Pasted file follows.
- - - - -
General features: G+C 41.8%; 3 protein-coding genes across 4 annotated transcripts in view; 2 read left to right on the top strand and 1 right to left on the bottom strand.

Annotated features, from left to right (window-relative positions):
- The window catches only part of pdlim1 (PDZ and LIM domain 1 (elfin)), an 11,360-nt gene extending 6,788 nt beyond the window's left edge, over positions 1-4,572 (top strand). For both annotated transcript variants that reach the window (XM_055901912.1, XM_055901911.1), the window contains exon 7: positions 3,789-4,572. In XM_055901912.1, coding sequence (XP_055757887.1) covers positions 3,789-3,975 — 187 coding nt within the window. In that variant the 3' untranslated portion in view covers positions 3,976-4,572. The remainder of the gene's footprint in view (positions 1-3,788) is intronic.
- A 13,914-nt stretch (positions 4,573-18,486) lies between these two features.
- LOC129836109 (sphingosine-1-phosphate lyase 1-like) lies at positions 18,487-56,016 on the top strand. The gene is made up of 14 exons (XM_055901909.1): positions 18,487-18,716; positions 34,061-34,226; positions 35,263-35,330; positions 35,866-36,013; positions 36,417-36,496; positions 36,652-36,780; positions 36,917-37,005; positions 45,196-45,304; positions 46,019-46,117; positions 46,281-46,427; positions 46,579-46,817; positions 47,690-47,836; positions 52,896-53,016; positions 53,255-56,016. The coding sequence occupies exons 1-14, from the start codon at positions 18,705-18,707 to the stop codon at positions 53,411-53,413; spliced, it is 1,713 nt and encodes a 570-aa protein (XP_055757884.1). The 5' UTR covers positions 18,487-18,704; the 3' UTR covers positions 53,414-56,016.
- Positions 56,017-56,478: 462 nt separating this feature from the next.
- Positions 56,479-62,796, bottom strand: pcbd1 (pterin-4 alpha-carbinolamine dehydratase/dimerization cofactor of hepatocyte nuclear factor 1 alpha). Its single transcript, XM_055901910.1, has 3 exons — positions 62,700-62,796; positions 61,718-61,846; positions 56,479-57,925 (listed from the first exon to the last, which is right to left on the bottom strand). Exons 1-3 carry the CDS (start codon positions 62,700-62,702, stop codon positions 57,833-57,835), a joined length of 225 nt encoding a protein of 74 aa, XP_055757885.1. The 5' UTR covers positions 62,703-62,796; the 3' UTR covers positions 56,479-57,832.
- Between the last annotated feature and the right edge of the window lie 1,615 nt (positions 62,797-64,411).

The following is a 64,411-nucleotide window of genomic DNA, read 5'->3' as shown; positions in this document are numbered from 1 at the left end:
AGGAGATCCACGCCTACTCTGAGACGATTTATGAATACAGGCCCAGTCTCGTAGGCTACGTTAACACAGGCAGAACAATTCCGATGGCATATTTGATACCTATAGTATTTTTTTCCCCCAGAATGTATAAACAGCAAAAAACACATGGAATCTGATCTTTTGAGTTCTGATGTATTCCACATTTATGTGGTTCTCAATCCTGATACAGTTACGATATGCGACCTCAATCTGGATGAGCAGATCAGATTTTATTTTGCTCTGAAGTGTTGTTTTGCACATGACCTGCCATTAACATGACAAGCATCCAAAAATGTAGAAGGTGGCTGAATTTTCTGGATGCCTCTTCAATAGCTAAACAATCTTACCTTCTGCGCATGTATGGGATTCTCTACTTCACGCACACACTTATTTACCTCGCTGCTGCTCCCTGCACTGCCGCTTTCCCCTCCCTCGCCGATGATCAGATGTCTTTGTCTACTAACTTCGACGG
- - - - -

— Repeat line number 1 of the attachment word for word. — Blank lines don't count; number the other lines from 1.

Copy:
General features: G+C 41.8%; 3 protein-coding genes across 4 annotated transcripts in view; 2 read left to right on the top strand and 1 right to left on the bottom strand.